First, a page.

In January, I had to catch an international flight outof Montreal. As I cleared security in my socks, theguard pulled my backpack aside and asked politely ifhe could inspect its contents. I had a camera in mybag, which I knew was a suspicious item, so I noddedvaguely in his direction as I pulled my boots back on.
Although I had an inordinately difficult time with thelaces, I was puzzled to see the guard still riflingthrough my bag when I got off the floor. Surelynothing in there warranted that much attention. Theguard had placed a pile of my books beside my bag. Hewordlessly shifted one, just so I could see the title. And I suddenly realised what was taking so long.
I had had enough time and sensitivity to hide thisparticular book in my check-in baggage when I hadflown abroad for a quick trip a few weeks before. Thebook, written by a conservative apologist for globalcorporate power, was not subversive in the least. Iwas reading it in the spirit of knowing one’s enemy. But I was close to giving up — the style was dullenough to dawdle over; I was still on chapter two. This time, I had packed haphazardly, and I had simplystuffed the book into my hand baggage. The book’scover, a scene of the Seattle protests, had made itseem a lot more exciting than it was, which is why Ihad stupidly spent $30 on it.
But as I had somewhat foreseen, the picture would alsoattract the attention of authority figures. Andconsidering that he was now unabashedly reading myjournal and looking through papers I was in theprocess of writing, it had obviously captured hisimagination too. Perhaps he was curious, eager tolearn, searching out his niche in contemporary globalpolitics. Or perhaps not.
I was surprised at how intensely violated I felt thata random stranger should casually leaf through arecord of my personal life. I considered asking himnonchalantly whether he was enjoying his read,cloaking my rage in polite sarcasm. But instead, Iopted for silence: I refused to let his behaviour moveme.
Thirty, forty long seconds passed. “Where are yougoing?” he finally asked. He had broken the silence;I felt that gave me the upper hand. We spoke inFrench. I stated my friendly, non-threatening ThirdWorld destination. He asked me my business. Ilightly mentioned the project I was working on,supported by the Canadian government. Later, I wouldfeel cheap for referring to this connection, as he didseem to back off.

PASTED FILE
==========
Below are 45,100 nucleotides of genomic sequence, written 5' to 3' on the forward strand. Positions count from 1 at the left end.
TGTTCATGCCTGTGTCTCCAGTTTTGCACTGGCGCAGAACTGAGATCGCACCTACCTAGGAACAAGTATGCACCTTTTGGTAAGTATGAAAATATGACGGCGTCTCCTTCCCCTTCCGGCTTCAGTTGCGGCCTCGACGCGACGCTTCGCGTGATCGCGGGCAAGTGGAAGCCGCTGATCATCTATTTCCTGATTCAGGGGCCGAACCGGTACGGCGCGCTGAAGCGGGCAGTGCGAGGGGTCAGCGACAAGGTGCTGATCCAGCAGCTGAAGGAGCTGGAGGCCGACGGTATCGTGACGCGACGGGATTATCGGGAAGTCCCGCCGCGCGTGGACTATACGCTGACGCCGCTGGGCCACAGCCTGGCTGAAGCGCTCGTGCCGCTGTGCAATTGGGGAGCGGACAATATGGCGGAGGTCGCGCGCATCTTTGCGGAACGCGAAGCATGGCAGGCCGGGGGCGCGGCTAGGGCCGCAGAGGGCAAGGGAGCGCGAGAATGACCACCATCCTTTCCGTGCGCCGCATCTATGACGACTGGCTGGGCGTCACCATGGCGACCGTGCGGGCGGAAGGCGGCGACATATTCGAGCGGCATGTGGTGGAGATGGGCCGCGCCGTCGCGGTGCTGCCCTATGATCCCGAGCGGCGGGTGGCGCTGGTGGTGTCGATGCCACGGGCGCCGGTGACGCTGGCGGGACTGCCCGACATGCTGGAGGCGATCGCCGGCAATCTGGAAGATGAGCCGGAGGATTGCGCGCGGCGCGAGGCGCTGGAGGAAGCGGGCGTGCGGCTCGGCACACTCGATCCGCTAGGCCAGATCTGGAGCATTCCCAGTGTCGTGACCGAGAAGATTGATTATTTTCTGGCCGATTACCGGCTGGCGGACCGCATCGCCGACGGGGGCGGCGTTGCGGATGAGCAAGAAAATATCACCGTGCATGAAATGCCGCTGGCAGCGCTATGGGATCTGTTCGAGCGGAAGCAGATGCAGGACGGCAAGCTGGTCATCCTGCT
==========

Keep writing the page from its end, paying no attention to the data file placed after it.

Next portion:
“Well, you should watch what you read. If guards gothrough your bags, they might take it as suspicious.” He appeared to be trying to put my writings back inorder.
“I will read what I want to read,” I replied, quietwith choked anger. I recall on some level I wasannoyed to defend a book I disliked.
“Still,” he said, “ever since September 11th, peoplemay take it badly.”
That was it. Usually, I have a policy of engagement,but after that statement, I refused to listen anymore. I zipped up my bag and stalked off, aware that he wasraising his voice as I walked away. But I heard noneof it; he had to finish his lecture to my back.
What upset me about this episode? First and foremost,the implicit connection the guard made between me andSeptember 11th wounded deeply — a cold, hard hurt. Was I involved by virtue of reading dubiousliterature? Being critical of the status quo? Or wasit just the more crass reality that I look the way Ido — male and brown? Although I find it difficult tocredit him with any nuanced sensitivity, when hisaspersions had been so crude, I try not to be pettyand call it racial bias. I’m sure myanarchist-looking white friends would have probablyreceived the same treatment, if caught in the act of(horrors) reading.
Secondly, there was the ludicrous suggestion thatsomehow a book could be a threat to aviation security. What was I going to do? Storm the cockpit andshriek, “To Damascus or I’ll read a passage out loud!” Or are we yet again at a point in history where ideashave become the threat — that some concepts make usso insecure that we attempt to stamp them out whereverpossible?
Thirdly, the guard’s grating veneer of concern for mywell-being was vaguely repulsive. Oh yes, some guardsmay take it badly, but he wasn’t, no, not at all. Hewas merely a snooping parent trying to correct themisadventures of a wayward adolescent, that’s all. Just looking out for me, wanting what was best for me,really. All the while, he continued to infringe on mypersonal space, invading parts of myself that I wouldnot even let my closest friends see.
And finally, I objected to the fact that a person moreor less my age should suddenly have the authority todictate my choices just because AÃ©roports de MontrÃ©alput a uniform on him. If we had been in a bar, at aparty, at work, we would have been equals, perhapscordial acquaintances or even friends. But because hearbitrarily wore the uniform and not I, simply becausehe was on a power trip about being on the frontlinesof the battle to protect the security of Canadians, hecould invade my privacy, insult my ability to thinkfor myself and implicitly accuse me of incitingviolence. In any other circumstance, it would havebeen roundly condemned as unacceptable. I say thateven in this circumstance it was unacceptable, but asa society, we have created a climate where it can beexcused.
But the world has moved on since that time. Theconcerns of Canada and the U.S. are beginning to divergemore and more publicly. What might have beenconstrued as deference to the collective grief andinsecurity of our neighbours is now more clearly aviolation of the basic values of decency and dignitythat we ought to stand for as a society. I have yetto fly out of a Canadian airport again, but when thetime comes, perhaps I shall launch a litmus test as tothe freedom of our skies: reading material in handbaggage or check-in? I hope I will feel secureand safe enough not to care